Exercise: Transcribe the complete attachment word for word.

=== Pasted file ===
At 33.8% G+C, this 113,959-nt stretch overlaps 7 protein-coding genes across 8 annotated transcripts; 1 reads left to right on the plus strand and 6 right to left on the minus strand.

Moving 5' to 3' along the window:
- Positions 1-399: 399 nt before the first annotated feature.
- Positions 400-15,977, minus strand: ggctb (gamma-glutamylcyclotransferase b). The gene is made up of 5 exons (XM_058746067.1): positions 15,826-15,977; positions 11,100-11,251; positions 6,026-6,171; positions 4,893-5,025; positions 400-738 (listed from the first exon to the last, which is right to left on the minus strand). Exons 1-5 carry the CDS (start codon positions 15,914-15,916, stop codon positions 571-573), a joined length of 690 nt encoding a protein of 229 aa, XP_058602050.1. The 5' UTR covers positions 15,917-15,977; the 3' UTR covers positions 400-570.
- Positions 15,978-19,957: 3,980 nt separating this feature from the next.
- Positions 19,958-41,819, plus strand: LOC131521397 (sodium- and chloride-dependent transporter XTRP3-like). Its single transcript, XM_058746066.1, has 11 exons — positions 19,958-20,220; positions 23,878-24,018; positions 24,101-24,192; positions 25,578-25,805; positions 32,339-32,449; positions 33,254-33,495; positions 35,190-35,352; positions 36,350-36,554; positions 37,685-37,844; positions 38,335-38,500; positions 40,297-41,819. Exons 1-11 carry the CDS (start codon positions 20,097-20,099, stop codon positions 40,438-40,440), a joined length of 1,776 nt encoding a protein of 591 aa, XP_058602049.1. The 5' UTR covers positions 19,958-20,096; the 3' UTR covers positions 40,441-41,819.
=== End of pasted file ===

At 33.8% G+C, this 113,959-nt stretch overlaps 7 protein-coding genes across 8 annotated transcripts; 1 reads left to right on the plus strand and 6 right to left on the minus strand.

Moving 5' to 3' along the window:
- Positions 1-399: 399 nt before the first annotated feature.
- Positions 400-15,977, minus strand: ggctb (gamma-glutamylcyclotransferase b). The gene is made up of 5 exons (XM_058746067.1): positions 15,826-15,977; positions 11,100-11,251; positions 6,026-6,171; positions 4,893-5,025; positions 400-738 (listed from the first exon to the last, which is right to left on the minus strand). Exons 1-5 carry the CDS (start codon positions 15,914-15,916, stop codon positions 571-573), a joined length of 690 nt encoding a protein of 229 aa, XP_058602050.1. The 5' UTR covers positions 15,917-15,977; the 3' UTR covers positions 400-570.
- Positions 15,978-19,957: 3,980 nt separating this feature from the next.
- Positions 19,958-41,819, plus strand: LOC131521397 (sodium- and chloride-dependent transporter XTRP3-like). Its single transcript, XM_058746066.1, has 11 exons — positions 19,958-20,220; positions 23,878-24,018; positions 24,101-24,192; positions 25,578-25,805; positions 32,339-32,449; positions 33,254-33,495; positions 35,190-35,352; positions 36,350-36,554; positions 37,685-37,844; positions 38,335-38,500; positions 40,297-41,819. Exons 1-11 carry the CDS (start codon positions 20,097-20,099, stop codon positions 40,438-40,440), a joined length of 1,776 nt encoding a protein of 591 aa, XP_058602049.1. The 5' UTR covers positions 19,958-20,096; the 3' UTR covers positions 40,441-41,819.